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Originally Posted by FireSprite View Post
I agree, while it may be codie of him to enable these situations, it's YOUR codependence that really speaks loudest in what you shared.

If you aren't married, isn't his money his to do with as he pleases? How is it your issue to control or manage? While I can understand being irked if he complains about a situation he's self-creating & how irritating it can be when we see someone consistently make the wrong choice - but it doesn't make it any less his right to make bad choices for himself if he wants to. It's messed up, but people self-sabotage in all sorts of ways.
Good points you brought up. What do you mean mine codependene with him speaks the loudest? I bought the issues up because itís not something I would put up with if we were married. Knowing that he freely gives to his friends when they rarely give back irriates me to the core. Heís a complete doormat giving in to other peopleís needs before his own.

He knows how I feel about it. And then my boyfriend complains about his money troubles but allows his friends use him financially
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Old 11-27-2017, 07:32 PM
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He has shown you repeatedly that this is who he is and as much as he might complain about it, he doesn't change. There is no reason to believe that marriage will miraculously transform him into a fiscally responsible person. If that is something that is important to you in a partner, then a long term relationship with this person may not be right for you.
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Old 11-27-2017, 08:35 PM
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Yeah, Sparkle is right.
Money disagreements are a big source of couples’ and married people’s conflicts.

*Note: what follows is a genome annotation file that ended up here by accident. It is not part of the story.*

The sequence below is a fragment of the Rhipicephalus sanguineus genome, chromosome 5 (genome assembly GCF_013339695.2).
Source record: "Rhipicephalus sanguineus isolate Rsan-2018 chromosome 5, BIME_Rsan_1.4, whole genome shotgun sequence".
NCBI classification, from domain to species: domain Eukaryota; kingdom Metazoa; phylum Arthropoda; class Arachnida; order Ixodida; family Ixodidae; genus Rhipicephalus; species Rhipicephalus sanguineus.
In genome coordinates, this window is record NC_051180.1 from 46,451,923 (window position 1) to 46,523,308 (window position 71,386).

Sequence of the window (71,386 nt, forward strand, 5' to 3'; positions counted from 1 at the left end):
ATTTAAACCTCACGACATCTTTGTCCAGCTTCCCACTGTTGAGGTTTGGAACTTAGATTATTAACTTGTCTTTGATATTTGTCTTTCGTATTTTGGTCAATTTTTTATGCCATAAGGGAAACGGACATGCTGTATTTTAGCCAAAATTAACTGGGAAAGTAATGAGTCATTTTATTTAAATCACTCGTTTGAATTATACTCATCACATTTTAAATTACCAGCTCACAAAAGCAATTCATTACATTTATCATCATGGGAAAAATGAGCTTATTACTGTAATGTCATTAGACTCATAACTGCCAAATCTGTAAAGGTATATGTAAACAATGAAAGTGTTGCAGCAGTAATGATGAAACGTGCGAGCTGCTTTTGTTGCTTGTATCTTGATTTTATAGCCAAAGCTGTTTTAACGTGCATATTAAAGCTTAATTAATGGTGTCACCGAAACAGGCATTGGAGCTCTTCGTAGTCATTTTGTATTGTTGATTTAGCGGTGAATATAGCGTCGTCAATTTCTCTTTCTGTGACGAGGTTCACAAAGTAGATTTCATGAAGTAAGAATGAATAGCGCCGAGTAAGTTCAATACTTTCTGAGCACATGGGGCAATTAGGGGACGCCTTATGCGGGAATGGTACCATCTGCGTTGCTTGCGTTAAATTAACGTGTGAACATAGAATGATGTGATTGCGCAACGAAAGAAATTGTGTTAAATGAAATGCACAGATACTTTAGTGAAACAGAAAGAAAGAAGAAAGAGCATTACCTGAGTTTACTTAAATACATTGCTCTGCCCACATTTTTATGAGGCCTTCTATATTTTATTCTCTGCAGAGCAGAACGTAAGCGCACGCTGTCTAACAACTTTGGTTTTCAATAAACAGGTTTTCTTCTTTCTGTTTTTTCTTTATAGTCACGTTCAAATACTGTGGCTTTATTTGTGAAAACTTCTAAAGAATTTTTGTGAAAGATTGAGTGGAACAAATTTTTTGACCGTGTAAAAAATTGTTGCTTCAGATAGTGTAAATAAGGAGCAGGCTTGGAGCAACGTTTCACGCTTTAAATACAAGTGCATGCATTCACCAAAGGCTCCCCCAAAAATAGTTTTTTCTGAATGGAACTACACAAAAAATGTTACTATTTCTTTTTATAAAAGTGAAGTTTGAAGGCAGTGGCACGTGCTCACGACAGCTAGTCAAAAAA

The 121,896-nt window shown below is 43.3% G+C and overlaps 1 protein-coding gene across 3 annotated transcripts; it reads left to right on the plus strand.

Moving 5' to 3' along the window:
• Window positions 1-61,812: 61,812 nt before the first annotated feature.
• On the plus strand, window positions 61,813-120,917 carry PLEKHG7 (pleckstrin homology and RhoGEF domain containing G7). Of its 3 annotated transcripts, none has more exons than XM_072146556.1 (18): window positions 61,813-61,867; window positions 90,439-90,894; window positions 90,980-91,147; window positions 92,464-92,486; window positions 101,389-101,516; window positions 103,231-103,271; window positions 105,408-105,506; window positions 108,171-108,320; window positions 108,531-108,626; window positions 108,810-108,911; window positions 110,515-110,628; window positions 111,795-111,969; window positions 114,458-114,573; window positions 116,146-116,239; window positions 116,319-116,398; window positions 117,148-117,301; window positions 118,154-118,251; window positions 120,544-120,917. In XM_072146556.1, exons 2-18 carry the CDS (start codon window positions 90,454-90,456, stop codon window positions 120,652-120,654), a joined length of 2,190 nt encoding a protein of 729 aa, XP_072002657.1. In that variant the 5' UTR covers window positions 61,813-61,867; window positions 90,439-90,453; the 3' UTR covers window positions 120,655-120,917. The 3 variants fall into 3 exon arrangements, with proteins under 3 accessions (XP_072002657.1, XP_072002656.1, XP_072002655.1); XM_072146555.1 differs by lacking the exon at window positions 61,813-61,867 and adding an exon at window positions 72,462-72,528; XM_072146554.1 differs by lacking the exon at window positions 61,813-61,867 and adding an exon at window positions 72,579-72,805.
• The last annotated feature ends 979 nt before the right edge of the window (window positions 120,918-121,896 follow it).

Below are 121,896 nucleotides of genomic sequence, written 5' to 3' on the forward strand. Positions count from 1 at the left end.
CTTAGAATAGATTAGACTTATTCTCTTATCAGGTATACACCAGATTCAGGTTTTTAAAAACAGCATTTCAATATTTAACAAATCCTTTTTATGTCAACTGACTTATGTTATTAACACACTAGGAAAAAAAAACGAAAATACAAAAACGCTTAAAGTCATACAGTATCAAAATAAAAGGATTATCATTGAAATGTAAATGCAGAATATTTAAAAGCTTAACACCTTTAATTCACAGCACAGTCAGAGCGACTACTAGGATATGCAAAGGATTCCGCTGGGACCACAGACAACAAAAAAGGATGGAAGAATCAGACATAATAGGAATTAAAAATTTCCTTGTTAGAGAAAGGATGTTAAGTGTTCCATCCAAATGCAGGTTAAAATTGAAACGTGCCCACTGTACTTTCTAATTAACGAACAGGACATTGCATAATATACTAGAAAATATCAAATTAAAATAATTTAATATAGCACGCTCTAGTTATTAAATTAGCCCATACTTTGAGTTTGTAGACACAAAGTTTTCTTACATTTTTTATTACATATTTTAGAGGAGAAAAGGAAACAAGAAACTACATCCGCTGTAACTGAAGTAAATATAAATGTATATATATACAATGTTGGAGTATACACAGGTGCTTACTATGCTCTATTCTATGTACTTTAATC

I’m going to go against the tide here, though, and urge you to get your SO to a financial planner/ money manager.
He sounds like he needs some money sense.
If he isn’t interested in that, well, you will have your answer, yes?
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Old 11-28-2017, 09:17 AM
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Originally Posted by SarahBear View Post
Good points you brought up. What do you mean mine codependene with him speaks the loudest? I bought the issues up because it’s not something I would put up with if we were married. Knowing that he freely gives to his friends when they rarely give back irriates me to the core. He’s a complete doormat giving in to other people’s needs before his own.

He knows how I feel about it. And then my boyfriend complains about his money troubles but allows his friends use him financially
Well - it's just one post in an online forum, so take it with a grain of salt... but I'm "hearing" more desire to control his actions than just plain irritation at his choices. Part of codependency can be that we let our emotions become ruled/largely affected by other people's life choices. Like sparkle mentioned, this is who he IS & it sounds like something you've brought to his attention repeatedly at this point. Has it changed anything except to increase your OWN irritation?

And yes- working in the field of financial services as an assistant for a certified financial planner, I can say that he definitely could benefit from a discussion with a professional but I can tell you that just like ANY other part of life where we choose denial - he won't hear what he's not ready to acknowledge. Money is emotional & I can't tell you how many dead-end conversations I've witnessed when people are resistant to change.

If you've approached the subject multiple times at some point you just have to accept it & stop beating a dead horse. We can't FORCE people to change no matter how "right" we think we are. JMHO
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Old 11-28-2017, 08:25 PM
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Originally Posted by SarahBear View Post
... I didnít see a co-dependency sub-forum so I decided to post here.....
You are correct, we don't have a generic, one-size-fits-all forum for co-dependency. You are most welcome to post here, regardless of what "drug of choice" is involved.

Originally Posted by SarahBear View Post
... Co-dependency doesnít have to include drugs or alcohol.....
Agree completely. If you browse around a bit you will see that most people here understand that. Some years ago I fell into that trap. I assumed that the lady with whom I had a wonderful relationship was not as bad as a drug addict because her drug of choice was food. It took some very patient al-anon "long timers" to help me understand that it's not about the drug, it's about the behavior.